The global palm oil value chain has grown in complexity over time as have the public and private regulations governing the sector. This influences stakeholder decisions along the palm oil supply chain and the territories where it is produced.
Weak alignment between the many regulatory initiatives has given rise to a 'transnational regime complex' that is struggling to resolve effectively many structural performance issues that have long plagued the palm oil sector.
Key performance issues facing the palm oil sector relate to pervasive land conflict and informality, yield differences between companies and smallholders, and a high carbon debt linked to emissions arising from deforestation and peatlands conversion.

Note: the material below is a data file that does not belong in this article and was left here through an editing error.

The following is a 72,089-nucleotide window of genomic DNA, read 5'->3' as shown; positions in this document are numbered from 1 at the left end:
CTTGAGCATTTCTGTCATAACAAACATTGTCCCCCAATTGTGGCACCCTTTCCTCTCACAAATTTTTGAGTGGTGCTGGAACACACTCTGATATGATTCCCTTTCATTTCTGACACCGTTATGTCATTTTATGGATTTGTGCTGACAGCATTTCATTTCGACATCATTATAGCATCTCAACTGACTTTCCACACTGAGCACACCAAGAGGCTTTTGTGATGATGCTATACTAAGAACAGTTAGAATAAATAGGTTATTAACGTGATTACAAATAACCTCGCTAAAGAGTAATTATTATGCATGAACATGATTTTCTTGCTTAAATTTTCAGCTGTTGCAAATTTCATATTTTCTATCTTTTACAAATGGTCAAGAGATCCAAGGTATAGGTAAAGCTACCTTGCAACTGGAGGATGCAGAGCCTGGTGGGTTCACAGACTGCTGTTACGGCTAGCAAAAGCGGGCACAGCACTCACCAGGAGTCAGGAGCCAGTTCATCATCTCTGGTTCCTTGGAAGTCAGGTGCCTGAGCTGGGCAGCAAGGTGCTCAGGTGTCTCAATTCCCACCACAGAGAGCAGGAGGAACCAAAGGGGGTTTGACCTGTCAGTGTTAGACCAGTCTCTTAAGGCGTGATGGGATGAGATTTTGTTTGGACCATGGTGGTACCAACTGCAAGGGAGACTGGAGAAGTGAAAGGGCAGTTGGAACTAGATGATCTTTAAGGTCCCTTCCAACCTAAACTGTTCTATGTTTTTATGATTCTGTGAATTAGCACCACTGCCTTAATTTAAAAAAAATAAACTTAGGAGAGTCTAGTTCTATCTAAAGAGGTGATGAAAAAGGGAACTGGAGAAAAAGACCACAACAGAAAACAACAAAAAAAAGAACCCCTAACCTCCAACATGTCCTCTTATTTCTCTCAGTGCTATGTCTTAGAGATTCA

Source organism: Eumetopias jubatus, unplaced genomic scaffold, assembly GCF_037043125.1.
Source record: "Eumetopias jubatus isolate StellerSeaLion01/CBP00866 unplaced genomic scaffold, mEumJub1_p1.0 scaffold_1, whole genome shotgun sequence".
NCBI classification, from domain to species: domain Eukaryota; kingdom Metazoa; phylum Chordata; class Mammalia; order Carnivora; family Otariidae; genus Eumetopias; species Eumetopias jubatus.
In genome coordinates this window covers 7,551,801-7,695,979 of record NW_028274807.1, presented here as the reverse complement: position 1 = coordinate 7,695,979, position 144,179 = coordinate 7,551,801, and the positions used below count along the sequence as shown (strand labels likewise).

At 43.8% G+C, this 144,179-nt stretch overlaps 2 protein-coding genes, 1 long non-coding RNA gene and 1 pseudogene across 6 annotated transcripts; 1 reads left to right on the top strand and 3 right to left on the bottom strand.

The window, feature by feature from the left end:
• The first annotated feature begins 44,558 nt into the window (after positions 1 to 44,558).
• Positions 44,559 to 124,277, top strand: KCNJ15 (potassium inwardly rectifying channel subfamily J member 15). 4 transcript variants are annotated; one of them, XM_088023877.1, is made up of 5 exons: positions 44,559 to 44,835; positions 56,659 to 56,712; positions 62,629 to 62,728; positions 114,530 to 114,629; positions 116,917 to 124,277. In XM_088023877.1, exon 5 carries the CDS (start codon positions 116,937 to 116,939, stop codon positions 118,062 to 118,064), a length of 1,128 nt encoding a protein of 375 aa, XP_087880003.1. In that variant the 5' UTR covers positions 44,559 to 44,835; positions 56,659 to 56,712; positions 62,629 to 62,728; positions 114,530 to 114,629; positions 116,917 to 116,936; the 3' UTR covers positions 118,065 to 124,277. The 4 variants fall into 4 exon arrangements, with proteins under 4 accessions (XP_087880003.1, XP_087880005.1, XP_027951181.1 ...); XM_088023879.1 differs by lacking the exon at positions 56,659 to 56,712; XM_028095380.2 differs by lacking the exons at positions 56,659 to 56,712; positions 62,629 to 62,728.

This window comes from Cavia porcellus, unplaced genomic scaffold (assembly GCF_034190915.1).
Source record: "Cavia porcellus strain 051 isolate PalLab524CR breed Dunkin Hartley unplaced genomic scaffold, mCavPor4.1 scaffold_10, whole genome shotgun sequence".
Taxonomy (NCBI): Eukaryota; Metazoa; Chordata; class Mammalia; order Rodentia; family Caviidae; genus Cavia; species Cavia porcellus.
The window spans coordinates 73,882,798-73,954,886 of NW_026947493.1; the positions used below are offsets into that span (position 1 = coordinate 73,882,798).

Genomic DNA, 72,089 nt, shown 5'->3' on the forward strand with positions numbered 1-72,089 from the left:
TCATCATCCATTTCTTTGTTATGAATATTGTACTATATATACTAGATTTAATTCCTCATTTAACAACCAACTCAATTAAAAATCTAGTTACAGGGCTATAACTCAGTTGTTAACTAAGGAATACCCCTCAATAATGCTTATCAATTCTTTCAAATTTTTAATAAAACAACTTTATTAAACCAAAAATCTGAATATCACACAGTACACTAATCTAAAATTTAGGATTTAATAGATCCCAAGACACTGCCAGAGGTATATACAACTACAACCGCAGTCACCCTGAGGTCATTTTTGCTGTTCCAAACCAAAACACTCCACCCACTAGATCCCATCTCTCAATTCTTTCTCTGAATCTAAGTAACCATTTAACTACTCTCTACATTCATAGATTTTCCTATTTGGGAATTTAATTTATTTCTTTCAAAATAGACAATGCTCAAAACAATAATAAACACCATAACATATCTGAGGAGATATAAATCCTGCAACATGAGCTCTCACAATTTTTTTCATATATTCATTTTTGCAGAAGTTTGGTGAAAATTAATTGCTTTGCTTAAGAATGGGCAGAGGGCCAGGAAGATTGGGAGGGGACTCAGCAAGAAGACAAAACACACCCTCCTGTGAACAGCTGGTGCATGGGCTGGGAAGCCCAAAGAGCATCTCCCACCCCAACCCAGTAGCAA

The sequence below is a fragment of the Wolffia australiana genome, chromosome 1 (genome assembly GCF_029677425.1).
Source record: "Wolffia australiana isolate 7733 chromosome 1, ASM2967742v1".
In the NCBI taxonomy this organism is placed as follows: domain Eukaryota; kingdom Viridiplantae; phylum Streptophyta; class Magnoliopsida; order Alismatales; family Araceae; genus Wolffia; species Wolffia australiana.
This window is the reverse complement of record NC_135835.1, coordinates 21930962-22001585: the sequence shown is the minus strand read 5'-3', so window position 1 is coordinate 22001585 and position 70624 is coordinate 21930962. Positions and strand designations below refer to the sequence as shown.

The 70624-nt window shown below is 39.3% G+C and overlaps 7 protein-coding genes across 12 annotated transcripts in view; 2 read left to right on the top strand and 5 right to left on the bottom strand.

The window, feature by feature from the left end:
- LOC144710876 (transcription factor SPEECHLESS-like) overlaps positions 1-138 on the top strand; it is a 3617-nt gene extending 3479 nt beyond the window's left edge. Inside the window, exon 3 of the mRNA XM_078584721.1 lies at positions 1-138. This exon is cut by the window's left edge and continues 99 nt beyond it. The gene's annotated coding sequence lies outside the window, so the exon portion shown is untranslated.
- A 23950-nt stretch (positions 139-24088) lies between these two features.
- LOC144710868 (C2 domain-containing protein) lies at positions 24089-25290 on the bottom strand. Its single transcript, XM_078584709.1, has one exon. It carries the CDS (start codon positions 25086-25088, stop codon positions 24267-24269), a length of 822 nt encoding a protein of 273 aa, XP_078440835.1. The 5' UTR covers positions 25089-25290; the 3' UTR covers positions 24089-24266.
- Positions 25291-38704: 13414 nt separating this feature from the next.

Different disconnects, complementarities and antagonisms characterize current governance. Building connections and enhancing complementarities are important ways to gradually reduce antagonisms.
Complementarities have emerged among instruments with global reach, whereas disconnects persist especially within public regulations, between regulations and private standards, and between standards operating across different territorial scales.
Several connections can be built by better linking existing regulations, and public regulations and private standards at different levels. These could arise by embracing approaches that look at both supply chain and territorial management.
The main policy targets to achieve sustainability and inclusivity are: 1) limiting the expansion of palm oil in high-carbon forests and peatlands; 2) adopting mechanisms to enhance transparency and accountabilities; 3) creating conditional incentives to intensify palm oil supply, mainly of smallholder farmers; 4) adopting new approaches to facilitate the upgrade of smallholder production systems; and 5) legalizing tenure claims under different types of rights recognition schemes.